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Even as median single-family home prices in Bozeman soar past $650,000 our city's lobbyists are busily employed in Helena attempting to subvert the spirit of free enterprise that built the housing that kept prices within reach of average-income households for Bozeman's first 150 years.

Our city is lobbying against allowing duplexes, rowhouses, and other types of "missing middle" housing that are innately more affordable, and which are currently banned across huge swaths of Bozeman's residential areas—the type of housing which our 2020 Community Plan says we should "promote the development of ... as one of the most critical components of affordable housing."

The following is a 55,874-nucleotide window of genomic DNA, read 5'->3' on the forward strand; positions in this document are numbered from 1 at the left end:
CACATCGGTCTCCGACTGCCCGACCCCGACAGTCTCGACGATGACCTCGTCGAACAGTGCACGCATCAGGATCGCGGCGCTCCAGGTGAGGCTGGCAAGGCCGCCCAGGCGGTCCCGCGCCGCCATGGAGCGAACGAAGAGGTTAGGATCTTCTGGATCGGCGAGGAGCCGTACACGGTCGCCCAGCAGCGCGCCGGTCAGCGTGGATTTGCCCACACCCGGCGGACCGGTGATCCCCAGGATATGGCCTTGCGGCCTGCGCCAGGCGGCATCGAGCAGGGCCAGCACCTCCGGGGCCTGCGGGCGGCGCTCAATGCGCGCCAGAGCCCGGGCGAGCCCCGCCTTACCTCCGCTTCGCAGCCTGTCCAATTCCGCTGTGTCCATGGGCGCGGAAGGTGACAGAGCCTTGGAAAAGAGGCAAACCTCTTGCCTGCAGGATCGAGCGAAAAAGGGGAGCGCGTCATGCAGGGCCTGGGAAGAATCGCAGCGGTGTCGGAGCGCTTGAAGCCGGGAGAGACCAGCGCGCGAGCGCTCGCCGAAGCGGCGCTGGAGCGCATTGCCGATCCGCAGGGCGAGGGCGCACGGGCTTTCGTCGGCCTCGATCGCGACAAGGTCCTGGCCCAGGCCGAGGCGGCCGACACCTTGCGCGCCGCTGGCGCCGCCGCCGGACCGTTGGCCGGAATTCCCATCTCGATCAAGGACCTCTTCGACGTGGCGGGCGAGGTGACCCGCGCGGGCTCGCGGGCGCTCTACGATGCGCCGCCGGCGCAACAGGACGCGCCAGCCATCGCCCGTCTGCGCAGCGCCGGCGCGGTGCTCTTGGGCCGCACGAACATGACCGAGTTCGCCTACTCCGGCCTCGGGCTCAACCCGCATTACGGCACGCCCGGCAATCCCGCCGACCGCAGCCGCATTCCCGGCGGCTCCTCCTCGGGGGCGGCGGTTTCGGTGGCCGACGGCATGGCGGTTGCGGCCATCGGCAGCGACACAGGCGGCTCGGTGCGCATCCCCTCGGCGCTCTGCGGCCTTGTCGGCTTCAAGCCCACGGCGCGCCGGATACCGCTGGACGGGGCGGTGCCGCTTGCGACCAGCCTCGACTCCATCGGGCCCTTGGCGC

Our city is lobbying for inclusionary zoning, a scheme requiring subsidized housing with new developments (paid for by passing on the costs). The policy adds to the labyrinth of regulation that would-be home builders must navigate—for little benefit. The policy has yielded just 17 units of "Affordable" housing against an estimated need of 3,000 — even while putting home ownership further out of reach for middle-income households that earn too much to be subsidy-eligible.

Given the delays in housing construction from the city of Bozeman's perennial shortage of building inspectors, perhaps the city's lobbyists would be better employed as building inspectors.

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Mark Egge